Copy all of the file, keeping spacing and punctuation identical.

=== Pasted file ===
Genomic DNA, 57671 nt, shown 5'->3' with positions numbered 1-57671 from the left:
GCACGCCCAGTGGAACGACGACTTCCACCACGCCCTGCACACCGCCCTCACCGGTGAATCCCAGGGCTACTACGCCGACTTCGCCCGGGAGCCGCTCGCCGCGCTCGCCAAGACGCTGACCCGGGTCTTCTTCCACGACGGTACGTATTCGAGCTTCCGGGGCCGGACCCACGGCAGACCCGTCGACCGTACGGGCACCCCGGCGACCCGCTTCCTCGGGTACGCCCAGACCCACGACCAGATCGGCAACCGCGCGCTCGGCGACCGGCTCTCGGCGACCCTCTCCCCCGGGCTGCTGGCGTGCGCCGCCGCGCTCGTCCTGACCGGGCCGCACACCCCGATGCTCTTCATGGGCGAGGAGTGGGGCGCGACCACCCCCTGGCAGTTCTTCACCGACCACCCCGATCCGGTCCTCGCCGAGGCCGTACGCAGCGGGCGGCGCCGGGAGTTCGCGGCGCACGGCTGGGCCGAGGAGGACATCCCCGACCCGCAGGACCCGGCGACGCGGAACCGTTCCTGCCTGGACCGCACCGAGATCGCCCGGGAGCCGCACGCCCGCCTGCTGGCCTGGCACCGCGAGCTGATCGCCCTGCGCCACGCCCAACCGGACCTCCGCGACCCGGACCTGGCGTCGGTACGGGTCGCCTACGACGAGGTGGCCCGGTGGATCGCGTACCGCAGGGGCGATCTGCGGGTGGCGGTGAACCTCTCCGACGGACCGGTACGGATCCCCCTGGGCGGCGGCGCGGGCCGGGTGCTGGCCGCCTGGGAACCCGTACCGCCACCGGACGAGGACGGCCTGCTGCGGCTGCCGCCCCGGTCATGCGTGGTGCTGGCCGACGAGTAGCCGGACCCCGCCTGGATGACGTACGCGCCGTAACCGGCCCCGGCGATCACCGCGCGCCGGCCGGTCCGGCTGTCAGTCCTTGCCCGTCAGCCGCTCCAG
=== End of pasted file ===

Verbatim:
Genomic DNA, 57671 nt, shown 5'->3' with positions numbered 1-57671 from the left:
GCACGCCCAGTGGAACGACGACTTCCACCACGCCCTGCACACCGCCCTCACCGGTGAATCCCAGGGCTACTACGCCGACTTCGCCCGGGAGCCGCTCGCCGCGCTCGCCAAGACGCTGACCCGGGTCTTCTTCCACGACGGTACGTATTCGAGCTTCCGGGGCCGGACCCACGGCAGACCCGTCGACCGTACGGGCACCCCGGCGACCCGCTTCCTCGGGTACGCCCAGACCCACGACCAGATCGGCAACCGCGCGCTCGGCGACCGGCTCTCGGCGACCCTCTCCCCCGGGCTGCTGGCGTGCGCCGCCGCGCTCGTCCTGACCGGGCCGCACACCCCGATGCTCTTCATGGGCGAGGAGTGGGGCGCGACCACCCCCTGGCAGTTCTTCACCGACCACCCCGATCCGGTCCTCGCCGAGGCCGTACGCAGCGGGCGGCGCCGGGAGTTCGCGGCGCACGGCTGGGCCGAGGAGGACATCCCCGACCCGCAGGACCCGGCGACGCGGAACCGTTCCTGCCTGGACCGCACCGAGATCGCCCGGGAGCCGCACGCCCGCCTGCTGGCCTGGCACCGCGAGCTGATCGCCCTGCGCCACGCCCAACCGGACCTCCGCGACCCGGACCTGGCGTCGGTACGGGTCGCCTACGACGAGGTGGCCCGGTGGATCGCGTACCGCAGGGGCGATCTGCGGGTGGCGGTGAACCTCTCCGACGGACCGGTACGGATCCCCCTGGGCGGCGGCGCGGGCCGGGTGCTGGCCGCCTGGGAACCCGTACCGCCACCGGACGAGGACGGCCTGCTGCGGCTGCCGCCCCGGTCATGCGTGGTGCTGGCCGACGAGTAGCCGGACCCCGCCTGGATGACGTACGCGCCGTAACCGGCCCCGGCGATCACCGCGCGCCGGCCGGTCCGGCTGTCAGTCCTTGCCCGTCAGCCGCTCCAG